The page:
Lawrence O’Donnell takes on torture myths – Updated 4x

This is not a pleasant topic, but, sadly, one that needs to be discussed. When folks say someone was tortured or treated like an animal, I take objection to that. I wouldn’t treat an animal any differently than a human being. They both are thinking and feeling beings. Abuse to anything is wrong, it is just placing a vulnerable being in harm’s way. It is for that reason that I see importance in highlighting certain information.

Vodpod videos no longer available. UPDATE: A SEAL interrogator’s thoughts

UPDATE2: Thoughts from Steve Benen

UPDATE3: Thoughts from Colonel W. Patrick Lang, retired senior officer of U.S. Military Intelligence & U.S. Army Special Forces (The Green Berets)

UPDATE4: From the Washington Post April 24, 2009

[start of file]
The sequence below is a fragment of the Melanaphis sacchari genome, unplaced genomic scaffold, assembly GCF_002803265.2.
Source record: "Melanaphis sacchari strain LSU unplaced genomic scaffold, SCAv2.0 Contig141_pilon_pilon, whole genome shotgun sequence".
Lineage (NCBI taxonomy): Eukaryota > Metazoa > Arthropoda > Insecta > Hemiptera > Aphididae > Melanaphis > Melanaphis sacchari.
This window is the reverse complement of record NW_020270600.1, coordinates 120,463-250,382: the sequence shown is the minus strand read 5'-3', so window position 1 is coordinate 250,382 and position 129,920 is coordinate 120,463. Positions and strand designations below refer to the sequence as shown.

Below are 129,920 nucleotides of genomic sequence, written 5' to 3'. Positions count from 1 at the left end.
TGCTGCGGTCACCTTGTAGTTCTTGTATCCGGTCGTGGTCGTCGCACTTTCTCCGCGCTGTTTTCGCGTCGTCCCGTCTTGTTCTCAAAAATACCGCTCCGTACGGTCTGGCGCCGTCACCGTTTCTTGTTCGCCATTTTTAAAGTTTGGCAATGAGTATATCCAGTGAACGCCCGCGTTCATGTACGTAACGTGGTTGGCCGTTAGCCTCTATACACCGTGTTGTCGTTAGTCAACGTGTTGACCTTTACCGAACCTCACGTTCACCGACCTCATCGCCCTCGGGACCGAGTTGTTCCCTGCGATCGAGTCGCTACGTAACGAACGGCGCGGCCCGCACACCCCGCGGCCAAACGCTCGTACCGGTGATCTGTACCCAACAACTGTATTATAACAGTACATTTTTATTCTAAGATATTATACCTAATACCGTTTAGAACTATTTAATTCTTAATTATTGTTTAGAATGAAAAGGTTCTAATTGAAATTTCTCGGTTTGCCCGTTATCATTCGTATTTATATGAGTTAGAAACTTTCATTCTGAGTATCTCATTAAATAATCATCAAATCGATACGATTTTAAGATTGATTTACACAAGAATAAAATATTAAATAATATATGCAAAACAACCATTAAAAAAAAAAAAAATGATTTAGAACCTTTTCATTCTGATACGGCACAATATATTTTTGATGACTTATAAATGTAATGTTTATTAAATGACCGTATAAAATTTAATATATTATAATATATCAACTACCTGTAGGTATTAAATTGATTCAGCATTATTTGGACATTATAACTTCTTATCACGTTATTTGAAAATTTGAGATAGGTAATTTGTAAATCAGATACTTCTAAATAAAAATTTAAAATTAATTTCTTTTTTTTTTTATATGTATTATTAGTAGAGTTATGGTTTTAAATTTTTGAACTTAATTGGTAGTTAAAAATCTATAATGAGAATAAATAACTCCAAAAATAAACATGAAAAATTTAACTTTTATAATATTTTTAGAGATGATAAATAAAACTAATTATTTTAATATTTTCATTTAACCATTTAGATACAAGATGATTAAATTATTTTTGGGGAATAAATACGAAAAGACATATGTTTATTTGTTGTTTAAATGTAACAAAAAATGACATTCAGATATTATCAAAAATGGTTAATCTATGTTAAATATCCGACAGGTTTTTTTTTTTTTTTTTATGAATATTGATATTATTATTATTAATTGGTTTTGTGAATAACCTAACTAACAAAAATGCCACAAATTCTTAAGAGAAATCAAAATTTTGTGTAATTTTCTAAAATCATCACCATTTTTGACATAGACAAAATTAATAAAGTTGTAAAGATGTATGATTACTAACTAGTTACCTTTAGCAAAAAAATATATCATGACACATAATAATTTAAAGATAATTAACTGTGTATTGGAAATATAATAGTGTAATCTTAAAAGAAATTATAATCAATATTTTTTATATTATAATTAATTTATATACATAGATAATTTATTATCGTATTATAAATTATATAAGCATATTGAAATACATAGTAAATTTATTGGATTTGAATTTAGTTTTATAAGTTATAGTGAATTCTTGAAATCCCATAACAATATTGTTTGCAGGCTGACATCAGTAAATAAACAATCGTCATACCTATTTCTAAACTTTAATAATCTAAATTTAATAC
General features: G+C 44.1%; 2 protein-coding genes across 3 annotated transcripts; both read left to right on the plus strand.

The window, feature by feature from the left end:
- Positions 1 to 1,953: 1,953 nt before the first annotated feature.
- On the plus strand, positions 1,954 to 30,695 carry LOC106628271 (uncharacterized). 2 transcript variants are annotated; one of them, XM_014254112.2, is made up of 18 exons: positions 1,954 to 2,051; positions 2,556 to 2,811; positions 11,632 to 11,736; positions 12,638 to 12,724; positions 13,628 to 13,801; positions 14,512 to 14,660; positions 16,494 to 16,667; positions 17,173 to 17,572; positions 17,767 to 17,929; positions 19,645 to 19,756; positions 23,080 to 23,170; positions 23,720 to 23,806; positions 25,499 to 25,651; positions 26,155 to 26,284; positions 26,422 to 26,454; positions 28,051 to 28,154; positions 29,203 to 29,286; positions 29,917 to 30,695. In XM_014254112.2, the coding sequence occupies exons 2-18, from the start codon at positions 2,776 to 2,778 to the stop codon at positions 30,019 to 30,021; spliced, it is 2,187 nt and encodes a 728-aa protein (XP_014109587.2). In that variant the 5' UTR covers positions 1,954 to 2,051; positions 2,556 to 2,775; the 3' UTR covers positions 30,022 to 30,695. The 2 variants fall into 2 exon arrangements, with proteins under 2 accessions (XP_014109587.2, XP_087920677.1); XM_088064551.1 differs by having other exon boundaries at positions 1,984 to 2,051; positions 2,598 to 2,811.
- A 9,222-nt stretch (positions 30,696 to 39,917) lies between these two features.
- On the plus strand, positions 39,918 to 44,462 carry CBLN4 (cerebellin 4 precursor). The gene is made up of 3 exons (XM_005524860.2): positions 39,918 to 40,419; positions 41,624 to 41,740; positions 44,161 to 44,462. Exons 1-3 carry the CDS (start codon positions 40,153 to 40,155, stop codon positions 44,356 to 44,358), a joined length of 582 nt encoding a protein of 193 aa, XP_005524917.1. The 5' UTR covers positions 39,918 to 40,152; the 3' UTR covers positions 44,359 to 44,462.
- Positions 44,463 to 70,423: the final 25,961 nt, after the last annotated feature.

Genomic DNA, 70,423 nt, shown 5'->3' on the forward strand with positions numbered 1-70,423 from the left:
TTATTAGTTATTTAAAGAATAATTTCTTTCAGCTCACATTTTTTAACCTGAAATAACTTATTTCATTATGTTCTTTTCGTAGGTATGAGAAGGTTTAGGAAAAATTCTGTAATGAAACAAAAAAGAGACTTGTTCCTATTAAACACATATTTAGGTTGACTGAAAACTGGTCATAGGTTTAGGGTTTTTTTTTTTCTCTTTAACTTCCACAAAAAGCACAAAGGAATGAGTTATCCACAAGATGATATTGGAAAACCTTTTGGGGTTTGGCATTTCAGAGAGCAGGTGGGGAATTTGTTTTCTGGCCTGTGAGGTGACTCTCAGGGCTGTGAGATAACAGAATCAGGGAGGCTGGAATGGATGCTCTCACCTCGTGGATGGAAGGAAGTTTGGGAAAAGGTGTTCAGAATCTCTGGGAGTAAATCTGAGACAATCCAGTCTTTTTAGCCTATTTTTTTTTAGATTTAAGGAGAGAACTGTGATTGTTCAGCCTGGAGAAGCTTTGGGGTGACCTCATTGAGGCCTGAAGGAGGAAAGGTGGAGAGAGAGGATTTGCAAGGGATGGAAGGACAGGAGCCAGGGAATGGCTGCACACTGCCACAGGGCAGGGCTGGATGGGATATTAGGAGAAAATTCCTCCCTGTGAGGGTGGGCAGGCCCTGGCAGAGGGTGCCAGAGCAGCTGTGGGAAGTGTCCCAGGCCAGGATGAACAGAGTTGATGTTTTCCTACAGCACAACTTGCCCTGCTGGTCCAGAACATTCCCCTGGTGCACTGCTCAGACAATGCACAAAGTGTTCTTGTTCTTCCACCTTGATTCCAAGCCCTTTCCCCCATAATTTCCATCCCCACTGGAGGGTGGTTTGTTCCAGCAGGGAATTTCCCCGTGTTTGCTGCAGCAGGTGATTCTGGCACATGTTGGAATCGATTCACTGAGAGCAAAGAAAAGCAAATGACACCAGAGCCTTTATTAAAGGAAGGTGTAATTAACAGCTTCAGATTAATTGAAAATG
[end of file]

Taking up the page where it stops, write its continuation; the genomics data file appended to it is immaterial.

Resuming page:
The military agency that helped to devise harsh interrogation techniques for use against terrorism suspects referred to the application of extreme duress as “torture” in a July 2002 document sent to the Pentagon’s chief lawyer and warned that it would produce “unreliable information.”

“The unintended consequence of a U.S. policy that provides for the torture of prisoners is that it could be used by our adversaries as justification for the torture of captured U.S. personnel,” says the document, an unsigned two-page attachment to a memo by the military’s Joint Personnel Recovery Agency. Parts of the attachment, obtained in full by The Washington Post, were quoted in a Senate report on harsh interrogation released this week.  …

JPRA ran the military program known as Survival, Evasion, Resistance and Escape (SERE), which trains pilots and others to resist hostile questioning.

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